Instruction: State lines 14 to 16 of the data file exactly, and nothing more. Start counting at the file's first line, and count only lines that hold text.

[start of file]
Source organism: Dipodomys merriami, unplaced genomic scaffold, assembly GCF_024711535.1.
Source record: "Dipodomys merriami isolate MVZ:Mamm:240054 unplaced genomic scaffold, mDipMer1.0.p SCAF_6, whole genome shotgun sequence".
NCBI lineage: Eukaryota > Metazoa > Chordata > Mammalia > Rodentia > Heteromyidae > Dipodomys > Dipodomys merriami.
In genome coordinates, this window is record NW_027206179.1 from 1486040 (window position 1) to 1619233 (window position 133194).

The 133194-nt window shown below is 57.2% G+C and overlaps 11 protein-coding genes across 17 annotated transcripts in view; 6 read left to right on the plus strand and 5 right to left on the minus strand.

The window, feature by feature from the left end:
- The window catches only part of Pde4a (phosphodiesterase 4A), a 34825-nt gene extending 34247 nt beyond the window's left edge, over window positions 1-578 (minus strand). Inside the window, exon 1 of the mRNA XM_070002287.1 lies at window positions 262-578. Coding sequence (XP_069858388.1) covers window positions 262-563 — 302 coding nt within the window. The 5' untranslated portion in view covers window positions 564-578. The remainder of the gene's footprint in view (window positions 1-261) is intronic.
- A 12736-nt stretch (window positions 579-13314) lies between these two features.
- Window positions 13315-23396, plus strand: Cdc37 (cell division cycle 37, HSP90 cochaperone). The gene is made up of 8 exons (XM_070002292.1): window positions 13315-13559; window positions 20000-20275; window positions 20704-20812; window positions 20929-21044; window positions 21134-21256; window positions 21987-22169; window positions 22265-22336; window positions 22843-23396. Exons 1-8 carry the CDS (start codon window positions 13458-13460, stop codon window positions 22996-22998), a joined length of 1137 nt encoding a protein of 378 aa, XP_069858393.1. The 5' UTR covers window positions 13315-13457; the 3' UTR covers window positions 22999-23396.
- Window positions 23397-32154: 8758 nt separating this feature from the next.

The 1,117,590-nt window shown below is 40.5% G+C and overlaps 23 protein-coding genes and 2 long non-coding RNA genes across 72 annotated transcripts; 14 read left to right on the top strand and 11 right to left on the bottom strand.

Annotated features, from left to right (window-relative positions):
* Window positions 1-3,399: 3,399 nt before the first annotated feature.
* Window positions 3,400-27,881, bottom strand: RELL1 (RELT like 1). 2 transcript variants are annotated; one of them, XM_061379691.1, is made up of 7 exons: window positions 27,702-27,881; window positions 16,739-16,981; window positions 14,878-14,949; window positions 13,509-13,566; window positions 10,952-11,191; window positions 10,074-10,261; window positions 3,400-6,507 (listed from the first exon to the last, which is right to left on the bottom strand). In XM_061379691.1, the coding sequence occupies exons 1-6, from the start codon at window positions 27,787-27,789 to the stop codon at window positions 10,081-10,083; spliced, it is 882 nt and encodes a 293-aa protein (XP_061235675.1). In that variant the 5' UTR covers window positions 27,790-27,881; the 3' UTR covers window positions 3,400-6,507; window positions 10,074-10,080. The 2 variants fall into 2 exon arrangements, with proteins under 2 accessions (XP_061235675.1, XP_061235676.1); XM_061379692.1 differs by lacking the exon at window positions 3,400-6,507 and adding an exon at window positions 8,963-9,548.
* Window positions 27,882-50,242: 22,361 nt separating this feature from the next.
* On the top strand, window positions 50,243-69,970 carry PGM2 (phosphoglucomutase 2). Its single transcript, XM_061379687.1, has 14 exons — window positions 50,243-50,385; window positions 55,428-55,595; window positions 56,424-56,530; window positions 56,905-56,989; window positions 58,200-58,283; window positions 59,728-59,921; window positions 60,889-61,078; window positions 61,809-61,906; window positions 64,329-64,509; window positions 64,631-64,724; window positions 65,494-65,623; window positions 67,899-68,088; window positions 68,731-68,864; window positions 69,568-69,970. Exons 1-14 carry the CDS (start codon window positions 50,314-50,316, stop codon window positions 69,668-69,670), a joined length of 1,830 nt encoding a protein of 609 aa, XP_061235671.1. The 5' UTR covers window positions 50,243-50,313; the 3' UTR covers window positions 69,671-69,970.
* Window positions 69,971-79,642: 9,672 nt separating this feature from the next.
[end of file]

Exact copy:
* Window positions 3,400-27,881, bottom strand: RELL1 (RELT like 1). 2 transcript variants are annotated; one of them, XM_061379691.1, is made up of 7 exons: window positions 27,702-27,881; window positions 16,739-16,981; window positions 14,878-14,949; window positions 13,509-13,566; window positions 10,952-11,191; window positions 10,074-10,261; window positions 3,400-6,507 (listed from the first exon to the last, which is right to left on the bottom strand). In XM_061379691.1, the coding sequence occupies exons 1-6, from the start codon at window positions 27,787-27,789 to the stop codon at window positions 10,081-10,083; spliced, it is 882 nt and encodes a 293-aa protein (XP_061235675.1). In that variant the 5' UTR covers window positions 27,790-27,881; the 3' UTR covers window positions 3,400-6,507; window positions 10,074-10,080. The 2 variants fall into 2 exon arrangements, with proteins under 2 accessions (XP_061235675.1, XP_061235676.1); XM_061379692.1 differs by lacking the exon at window positions 3,400-6,507 and adding an exon at window positions 8,963-9,548.
* Window positions 27,882-50,242: 22,361 nt separating this feature from the next.
* On the top strand, window positions 50,243-69,970 carry PGM2 (phosphoglucomutase 2). Its single transcript, XM_061379687.1, has 14 exons — window positions 50,243-50,385; window positions 55,428-55,595; window positions 56,424-56,530; window positions 56,905-56,989; window positions 58,200-58,283; window positions 59,728-59,921; window positions 60,889-61,078; window positions 61,809-61,906; window positions 64,329-64,509; window positions 64,631-64,724; window positions 65,494-65,623; window positions 67,899-68,088; window positions 68,731-68,864; window positions 69,568-69,970. Exons 1-14 carry the CDS (start codon window positions 50,314-50,316, stop codon window positions 69,668-69,670), a joined length of 1,830 nt encoding a protein of 609 aa, XP_061235671.1. The 5' UTR covers window positions 50,243-50,313; the 3' UTR covers window positions 69,671-69,970.